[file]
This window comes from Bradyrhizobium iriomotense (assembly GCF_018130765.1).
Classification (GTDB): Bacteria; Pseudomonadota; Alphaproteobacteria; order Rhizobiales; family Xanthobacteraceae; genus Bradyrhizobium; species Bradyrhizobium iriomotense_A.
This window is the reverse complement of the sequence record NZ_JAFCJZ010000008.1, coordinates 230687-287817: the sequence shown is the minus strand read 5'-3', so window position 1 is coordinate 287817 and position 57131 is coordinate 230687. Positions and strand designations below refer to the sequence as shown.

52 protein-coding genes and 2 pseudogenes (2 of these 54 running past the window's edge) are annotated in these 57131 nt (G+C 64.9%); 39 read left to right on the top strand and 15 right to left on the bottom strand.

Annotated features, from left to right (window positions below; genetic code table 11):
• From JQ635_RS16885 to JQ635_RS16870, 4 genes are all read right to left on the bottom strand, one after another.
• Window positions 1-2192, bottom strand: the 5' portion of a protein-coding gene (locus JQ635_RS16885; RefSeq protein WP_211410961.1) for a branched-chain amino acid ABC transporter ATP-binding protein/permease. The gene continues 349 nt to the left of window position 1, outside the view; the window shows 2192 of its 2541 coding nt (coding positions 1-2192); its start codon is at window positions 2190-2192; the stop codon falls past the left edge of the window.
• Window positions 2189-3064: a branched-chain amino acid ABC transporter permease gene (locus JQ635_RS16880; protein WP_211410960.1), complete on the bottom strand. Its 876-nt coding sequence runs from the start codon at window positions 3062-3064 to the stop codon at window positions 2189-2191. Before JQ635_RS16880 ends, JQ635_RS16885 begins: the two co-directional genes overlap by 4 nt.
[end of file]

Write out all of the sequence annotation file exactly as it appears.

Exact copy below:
This window comes from Bradyrhizobium iriomotense (assembly GCF_018130765.1).
Classification (GTDB): Bacteria; Pseudomonadota; Alphaproteobacteria; order Rhizobiales; family Xanthobacteraceae; genus Bradyrhizobium; species Bradyrhizobium iriomotense_A.
This window is the reverse complement of the sequence record NZ_JAFCJZ010000008.1, coordinates 230687-287817: the sequence shown is the minus strand read 5'-3', so window position 1 is coordinate 287817 and position 57131 is coordinate 230687. Positions and strand designations below refer to the sequence as shown.

52 protein-coding genes and 2 pseudogenes (2 of these 54 running past the window's edge) are annotated in these 57131 nt (G+C 64.9%); 39 read left to right on the top strand and 15 right to left on the bottom strand.

Annotated features, from left to right (window positions below; genetic code table 11):
• From JQ635_RS16885 to JQ635_RS16870, 4 genes are all read right to left on the bottom strand, one after another.
• Window positions 1-2192, bottom strand: the 5' portion of a protein-coding gene (locus JQ635_RS16885; RefSeq protein WP_211410961.1) for a branched-chain amino acid ABC transporter ATP-binding protein/permease. The gene continues 349 nt to the left of window position 1, outside the view; the window shows 2192 of its 2541 coding nt (coding positions 1-2192); its start codon is at window positions 2190-2192; the stop codon falls past the left edge of the window.
• Window positions 2189-3064: a branched-chain amino acid ABC transporter permease gene (locus JQ635_RS16880; protein WP_211410960.1), complete on the bottom strand. Its 876-nt coding sequence runs from the start codon at window positions 3062-3064 to the stop codon at window positions 2189-2191. Before JQ635_RS16880 ends, JQ635_RS16885 begins: the two co-directional genes overlap by 4 nt.